Tearfund Ireland is determined to strengthen Ethiopian communities so they are more resilient in the face of climate change and disasters such as drought.

Ethiopia is one of Africa’s fastest growing economies, and as a result of Sustainable Development Goals one and two, major strides have been made in overall reductions in poverty and hunger levels. However, as Africa’s second most populous country, Ethiopia has an enormous number of people living in poverty. 



The districts we work in – the Wolaita and Sidama Zones, and the Nazareth / Oromia Region – are characterised by high population density, limited livelihood options, falling agricultural production, high unemployment and high migration. Recently, climate change-induced shocks have had a major bearing on people’s economic and social lives. We have been working to increase resilience among communities, and prepare people for these shocks and recurrent stresses. So far we have reached over 37,000 vulnerable people.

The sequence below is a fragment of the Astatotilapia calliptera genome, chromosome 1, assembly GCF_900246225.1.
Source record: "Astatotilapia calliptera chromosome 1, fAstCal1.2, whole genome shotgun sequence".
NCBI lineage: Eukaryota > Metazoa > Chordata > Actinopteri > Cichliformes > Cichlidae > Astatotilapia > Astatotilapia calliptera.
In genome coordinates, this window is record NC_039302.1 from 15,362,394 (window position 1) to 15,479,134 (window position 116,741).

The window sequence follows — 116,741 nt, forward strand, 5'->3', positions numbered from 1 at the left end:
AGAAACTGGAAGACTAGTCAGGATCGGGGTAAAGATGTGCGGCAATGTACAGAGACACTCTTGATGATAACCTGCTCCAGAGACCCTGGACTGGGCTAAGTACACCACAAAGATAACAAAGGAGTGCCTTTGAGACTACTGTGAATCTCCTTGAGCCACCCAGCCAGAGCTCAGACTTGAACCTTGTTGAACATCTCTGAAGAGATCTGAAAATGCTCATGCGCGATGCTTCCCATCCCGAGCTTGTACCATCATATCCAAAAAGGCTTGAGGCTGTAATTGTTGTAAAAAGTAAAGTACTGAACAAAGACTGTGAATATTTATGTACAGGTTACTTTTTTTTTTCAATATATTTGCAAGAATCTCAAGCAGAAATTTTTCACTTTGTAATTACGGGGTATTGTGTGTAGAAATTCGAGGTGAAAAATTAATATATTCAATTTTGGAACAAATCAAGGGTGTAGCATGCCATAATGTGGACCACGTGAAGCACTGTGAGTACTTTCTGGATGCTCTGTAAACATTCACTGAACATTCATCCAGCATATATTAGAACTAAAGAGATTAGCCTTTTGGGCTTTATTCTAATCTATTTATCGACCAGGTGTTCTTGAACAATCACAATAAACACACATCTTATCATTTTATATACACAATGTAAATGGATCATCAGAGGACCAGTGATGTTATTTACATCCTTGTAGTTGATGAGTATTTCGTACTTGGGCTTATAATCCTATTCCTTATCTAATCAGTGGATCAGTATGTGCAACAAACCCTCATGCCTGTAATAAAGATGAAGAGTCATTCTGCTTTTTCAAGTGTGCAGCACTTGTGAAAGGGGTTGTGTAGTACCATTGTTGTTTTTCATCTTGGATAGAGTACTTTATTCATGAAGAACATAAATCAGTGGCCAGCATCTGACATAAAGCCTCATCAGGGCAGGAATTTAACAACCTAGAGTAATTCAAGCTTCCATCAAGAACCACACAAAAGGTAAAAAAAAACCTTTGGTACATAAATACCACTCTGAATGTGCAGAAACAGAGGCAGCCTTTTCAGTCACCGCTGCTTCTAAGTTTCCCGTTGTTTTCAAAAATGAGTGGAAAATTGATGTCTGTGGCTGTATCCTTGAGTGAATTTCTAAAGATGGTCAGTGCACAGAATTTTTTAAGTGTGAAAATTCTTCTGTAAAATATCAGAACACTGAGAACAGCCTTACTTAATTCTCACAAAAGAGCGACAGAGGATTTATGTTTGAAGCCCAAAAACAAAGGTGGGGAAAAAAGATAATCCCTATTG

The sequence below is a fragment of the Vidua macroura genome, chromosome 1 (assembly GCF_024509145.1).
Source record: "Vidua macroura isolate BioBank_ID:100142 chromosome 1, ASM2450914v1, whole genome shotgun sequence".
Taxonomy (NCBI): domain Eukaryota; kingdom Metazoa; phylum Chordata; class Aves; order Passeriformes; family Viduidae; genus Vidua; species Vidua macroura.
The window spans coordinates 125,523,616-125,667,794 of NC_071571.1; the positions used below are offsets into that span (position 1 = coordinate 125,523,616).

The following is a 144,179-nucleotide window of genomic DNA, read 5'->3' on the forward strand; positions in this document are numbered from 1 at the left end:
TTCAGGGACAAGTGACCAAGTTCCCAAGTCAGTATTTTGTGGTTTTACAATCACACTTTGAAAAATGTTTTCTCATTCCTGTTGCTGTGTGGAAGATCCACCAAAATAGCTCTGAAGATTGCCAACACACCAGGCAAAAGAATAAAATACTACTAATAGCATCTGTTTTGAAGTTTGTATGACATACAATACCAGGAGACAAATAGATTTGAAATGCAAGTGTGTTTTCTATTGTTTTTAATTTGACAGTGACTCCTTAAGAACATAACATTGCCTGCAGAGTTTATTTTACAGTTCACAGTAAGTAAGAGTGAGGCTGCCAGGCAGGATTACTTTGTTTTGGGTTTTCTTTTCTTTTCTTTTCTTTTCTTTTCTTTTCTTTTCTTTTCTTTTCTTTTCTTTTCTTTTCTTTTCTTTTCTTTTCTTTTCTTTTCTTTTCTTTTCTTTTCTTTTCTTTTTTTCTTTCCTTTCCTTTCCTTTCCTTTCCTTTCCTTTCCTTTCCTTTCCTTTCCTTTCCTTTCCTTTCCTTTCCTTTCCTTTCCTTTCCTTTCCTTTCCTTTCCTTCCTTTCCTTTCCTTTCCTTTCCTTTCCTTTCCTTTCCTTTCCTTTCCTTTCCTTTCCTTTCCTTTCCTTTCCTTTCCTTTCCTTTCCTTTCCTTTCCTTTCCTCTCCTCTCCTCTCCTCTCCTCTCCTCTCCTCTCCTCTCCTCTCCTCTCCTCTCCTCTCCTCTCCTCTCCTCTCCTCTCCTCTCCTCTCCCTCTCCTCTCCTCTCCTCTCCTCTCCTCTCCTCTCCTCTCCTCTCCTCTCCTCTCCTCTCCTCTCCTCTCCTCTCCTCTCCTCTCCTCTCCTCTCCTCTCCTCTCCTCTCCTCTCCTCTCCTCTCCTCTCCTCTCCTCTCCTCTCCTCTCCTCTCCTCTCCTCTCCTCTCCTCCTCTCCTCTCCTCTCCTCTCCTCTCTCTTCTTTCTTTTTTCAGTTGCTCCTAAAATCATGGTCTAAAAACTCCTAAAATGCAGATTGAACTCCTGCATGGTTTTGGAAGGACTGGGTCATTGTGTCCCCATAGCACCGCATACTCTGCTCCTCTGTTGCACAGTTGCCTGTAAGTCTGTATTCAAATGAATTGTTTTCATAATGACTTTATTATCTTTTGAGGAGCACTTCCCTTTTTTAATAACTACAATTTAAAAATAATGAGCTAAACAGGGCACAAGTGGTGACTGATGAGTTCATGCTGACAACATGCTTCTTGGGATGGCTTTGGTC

• To increase the preparation and resilience of vulnerable people to environmental shocks and recurrent stresses. 
  • To develop local economies that are inclusive and sustainable. 
  • To build capacity and support in managing the Self-Help Groups.
  • To increase the use of climate-sensitive farming techniques. 


  • 10,000 households increased their preparation for weather-related shocks. 
  • Over 300 community groups were trained in Disaster Risk Reduction strategies. 
  • Self-Help Group members were able to start small businesses and generate income. 40% of group members are now engaged in activities such as fattening of animals, weaving, running small shops and retail trade. 
  • Almost 300 women from Self-Help Groups were trained in Sustainable Organic Agriculture, which is primarily focused on vegetable production for improved nutrition. Many women sold their produce in the market, while others supplemented their food at home with their harvested crops. 
  • 65 farmers have been able to prepare their land for Conservation Agriculture, helping them grow more without damaging the soil.
  • The development of a new digital data collection system using tablets that enables better tracking of outcomes and change, using recognised indicators. Partners particularly appreciated that this system was developed with their participation and that it has improved their reflection and learning, too.